Note: This short story is based on the research ideas of Professors Catherine McCoid and LeRoy McDermott, but everything else is fictional.
* * *
At all American universities there is a panel of people called the Instructional Review Board, or IRB. Their job is to examine faculty and student research proposals in order to determine whether or not they follow accepted professional and legal guidelines for research on human subjects. The IRB at Jupiter State University thought they had seen everything until they received Professor Dubois’s proposal.
“Let me get this straight,” said Dr. Angelo, a hard-nosed accounting instructor. “You wanna take photos of naked undergrads in order to study the Paleo-whosey-whut’s-it? And what exactly does that have to do with teaching art history here at JSU?”
“Women, specifically,” Dubois said, in his defense, although the panel stared at him as if he had lost his mind. “Pregnant women. And the word is Paleolithic. It means ‘Old Stone Age’ – it’s a period of prehistory that ended about 10,000 years ago, when humanity began the long transition from hunting and gathering to agriculture… and eventually accounting.”
It was not easy, but Dubois persuaded the IRB to grant him permission to conduct his study, with appropriate safeguards and oversight built into the research process. An advertisement was posted around campus: Art History Professor seeks Healthy Pregnant Women, Ages 20-26, for Perspective Study, compensation provided.
Sandra stared at the poster, ripping it down from the bulletin board. Life was crazy, what with the baby on the way and her manager at Beer-‘n’-Bikini deciding to fire her. Sandra was sick of being told to “get a job” by the same type of people who wouldn’t let her keep one, now, because she was pregnant. These same people also said, “Get married.” Married? To the two-timing loser who got her into this mess? OK, she hadn’t been very bright herself, but no, thanks. Tom was an idiot who could use his head to drive in nails if he ever went to work without his hammer. Different people had told her to go to college, but made it seem like it would be a lot easier to juggle work and school – and a baby – than it was. The university’s brochures were fake. They hired models – happy, good-looking people who went to other schools – to come in over the summer and walk around in L. L. Bean and J. Crew outfits, pretending to be JSU students. The world was a sick place, so she gripped the poster desperately, opened her cell phone, and made the call.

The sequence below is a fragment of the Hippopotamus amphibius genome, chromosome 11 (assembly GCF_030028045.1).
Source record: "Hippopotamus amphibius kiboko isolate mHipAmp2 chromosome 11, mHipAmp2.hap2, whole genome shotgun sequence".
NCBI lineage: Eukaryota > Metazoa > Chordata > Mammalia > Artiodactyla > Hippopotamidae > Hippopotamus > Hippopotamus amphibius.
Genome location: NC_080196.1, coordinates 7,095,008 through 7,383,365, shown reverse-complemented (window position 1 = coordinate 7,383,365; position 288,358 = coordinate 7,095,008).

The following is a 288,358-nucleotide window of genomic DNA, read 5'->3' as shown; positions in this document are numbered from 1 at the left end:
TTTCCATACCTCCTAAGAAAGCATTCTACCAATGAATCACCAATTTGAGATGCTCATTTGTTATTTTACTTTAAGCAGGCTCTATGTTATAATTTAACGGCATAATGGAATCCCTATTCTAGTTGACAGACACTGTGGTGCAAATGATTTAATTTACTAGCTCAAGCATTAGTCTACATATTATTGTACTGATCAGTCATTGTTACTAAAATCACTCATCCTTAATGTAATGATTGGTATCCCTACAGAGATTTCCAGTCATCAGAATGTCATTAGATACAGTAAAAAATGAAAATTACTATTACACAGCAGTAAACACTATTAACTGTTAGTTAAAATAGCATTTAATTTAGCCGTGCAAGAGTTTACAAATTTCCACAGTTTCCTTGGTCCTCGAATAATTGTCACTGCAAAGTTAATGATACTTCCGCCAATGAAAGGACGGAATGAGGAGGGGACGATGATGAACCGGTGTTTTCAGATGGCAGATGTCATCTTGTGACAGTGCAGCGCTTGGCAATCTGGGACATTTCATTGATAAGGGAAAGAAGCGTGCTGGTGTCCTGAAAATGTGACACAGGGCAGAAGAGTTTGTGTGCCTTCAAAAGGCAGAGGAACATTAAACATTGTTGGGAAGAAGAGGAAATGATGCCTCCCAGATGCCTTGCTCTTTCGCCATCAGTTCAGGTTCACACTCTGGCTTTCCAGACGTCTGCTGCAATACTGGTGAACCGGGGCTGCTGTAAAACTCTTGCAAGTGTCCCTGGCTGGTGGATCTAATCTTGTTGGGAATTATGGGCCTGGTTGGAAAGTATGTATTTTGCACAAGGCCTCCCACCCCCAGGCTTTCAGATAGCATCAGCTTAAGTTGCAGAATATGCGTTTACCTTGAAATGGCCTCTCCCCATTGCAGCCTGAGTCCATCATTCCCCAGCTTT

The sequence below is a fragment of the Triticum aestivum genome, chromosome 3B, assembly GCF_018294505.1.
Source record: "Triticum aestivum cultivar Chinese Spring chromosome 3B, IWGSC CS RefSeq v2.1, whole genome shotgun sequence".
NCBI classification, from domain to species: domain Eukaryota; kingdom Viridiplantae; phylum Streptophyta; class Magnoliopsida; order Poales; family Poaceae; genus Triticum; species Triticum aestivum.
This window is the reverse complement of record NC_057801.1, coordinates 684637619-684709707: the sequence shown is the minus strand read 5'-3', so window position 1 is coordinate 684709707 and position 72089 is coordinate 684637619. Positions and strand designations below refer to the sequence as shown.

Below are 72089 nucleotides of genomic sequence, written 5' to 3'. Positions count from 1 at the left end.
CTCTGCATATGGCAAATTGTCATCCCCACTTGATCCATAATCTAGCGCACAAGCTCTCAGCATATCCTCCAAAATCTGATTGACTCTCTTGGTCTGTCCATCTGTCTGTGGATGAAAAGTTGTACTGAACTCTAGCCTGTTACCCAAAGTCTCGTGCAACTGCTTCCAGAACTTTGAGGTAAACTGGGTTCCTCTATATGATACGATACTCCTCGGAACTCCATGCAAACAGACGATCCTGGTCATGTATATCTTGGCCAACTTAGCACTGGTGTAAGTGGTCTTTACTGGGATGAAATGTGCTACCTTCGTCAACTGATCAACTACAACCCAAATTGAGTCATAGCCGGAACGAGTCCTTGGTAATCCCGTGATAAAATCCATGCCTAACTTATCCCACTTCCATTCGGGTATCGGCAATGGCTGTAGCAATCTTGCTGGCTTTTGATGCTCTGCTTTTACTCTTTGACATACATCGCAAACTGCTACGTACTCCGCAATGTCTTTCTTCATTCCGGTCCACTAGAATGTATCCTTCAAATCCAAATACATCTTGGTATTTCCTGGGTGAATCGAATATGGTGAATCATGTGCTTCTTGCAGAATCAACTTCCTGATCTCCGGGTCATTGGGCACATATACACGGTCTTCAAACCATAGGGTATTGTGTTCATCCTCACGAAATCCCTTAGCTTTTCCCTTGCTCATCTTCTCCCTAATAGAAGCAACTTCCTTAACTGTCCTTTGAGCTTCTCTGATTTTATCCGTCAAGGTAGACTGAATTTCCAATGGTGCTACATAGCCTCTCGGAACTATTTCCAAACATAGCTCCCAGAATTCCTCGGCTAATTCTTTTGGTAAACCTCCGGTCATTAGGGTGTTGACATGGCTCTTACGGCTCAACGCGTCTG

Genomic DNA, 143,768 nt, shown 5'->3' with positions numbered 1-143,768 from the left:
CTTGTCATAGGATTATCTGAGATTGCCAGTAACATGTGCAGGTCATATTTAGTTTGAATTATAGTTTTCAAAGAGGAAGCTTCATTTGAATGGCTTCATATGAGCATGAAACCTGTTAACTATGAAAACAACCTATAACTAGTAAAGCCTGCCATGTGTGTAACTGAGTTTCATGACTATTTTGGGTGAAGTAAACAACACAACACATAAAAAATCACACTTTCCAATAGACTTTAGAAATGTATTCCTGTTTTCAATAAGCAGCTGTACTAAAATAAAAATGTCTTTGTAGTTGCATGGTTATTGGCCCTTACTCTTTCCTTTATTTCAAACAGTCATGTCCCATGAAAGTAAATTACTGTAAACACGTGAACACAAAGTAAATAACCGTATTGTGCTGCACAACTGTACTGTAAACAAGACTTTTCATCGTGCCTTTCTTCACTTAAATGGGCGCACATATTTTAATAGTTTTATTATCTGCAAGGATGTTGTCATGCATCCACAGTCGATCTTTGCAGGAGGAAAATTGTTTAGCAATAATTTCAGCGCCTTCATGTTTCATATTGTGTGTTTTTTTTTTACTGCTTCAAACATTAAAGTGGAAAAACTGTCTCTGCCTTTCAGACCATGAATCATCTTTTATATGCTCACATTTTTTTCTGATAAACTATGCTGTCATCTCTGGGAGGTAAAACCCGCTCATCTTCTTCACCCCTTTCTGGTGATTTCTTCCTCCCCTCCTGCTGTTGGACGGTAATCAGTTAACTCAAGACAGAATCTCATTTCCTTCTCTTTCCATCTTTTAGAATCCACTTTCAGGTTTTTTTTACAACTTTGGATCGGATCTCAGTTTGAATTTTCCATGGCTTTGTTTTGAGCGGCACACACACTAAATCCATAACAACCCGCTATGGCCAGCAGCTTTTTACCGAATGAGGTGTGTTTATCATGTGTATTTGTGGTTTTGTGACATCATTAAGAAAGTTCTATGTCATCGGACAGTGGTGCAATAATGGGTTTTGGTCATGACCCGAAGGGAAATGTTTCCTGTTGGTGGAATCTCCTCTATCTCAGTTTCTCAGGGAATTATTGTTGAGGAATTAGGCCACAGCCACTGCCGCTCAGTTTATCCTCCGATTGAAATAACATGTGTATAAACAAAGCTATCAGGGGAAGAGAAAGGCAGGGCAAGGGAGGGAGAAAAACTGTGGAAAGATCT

“How much compensation?” she asked, as soon as Dubois answered.
“There will be several sessions. There’s not much time involved….” He already sounded dubious – she could sense that.
“I need to make money – fast,” Sandra said, impatiently.
“It’s not that kind of job. You get $100 per session, but only after you complete all six sessions. Still interested?”
“Yeah,” Sandra said. “What’s the job?”
“Are you on campus? Come over to my office.”
When Sandra met Dubois, she was perplexed. The guy didn’t look or act like a pervert, but he wanted to take nude photos of her from the top down – perspective shots, he called them, taken from above her head, while she stood in a specially constructed cylindrical photography tent. The camera would be automated, activated by a button outside the tent.
“No one will even see your face.”
“Just everything else,” Sandra replied. “Are you serious?” It sounded creepy. “What’s this for?”
“I have an idea – a hypothesis,” the professor said, but he could tell she didn’t really know what the word meant. “It’s a kind of educated hunch: I need you – and other pregnant women, too – to help me test it. I also need an assistant to schedule appointments, even take the photos. It would be better if a woman does everything – the subjects will be more relaxed and anonymous to the researcher.”
“We’ve got to start somewhere.” Dubois didn’t know Sandra’s story, but he had seen people like her before. He could fit the puzzle-pieces together. “Look, it’s steady work. You’ll make $15 an hour, part-time, plus the stipends paid for each photo session. It’s not much of a life raft, but it’s something.”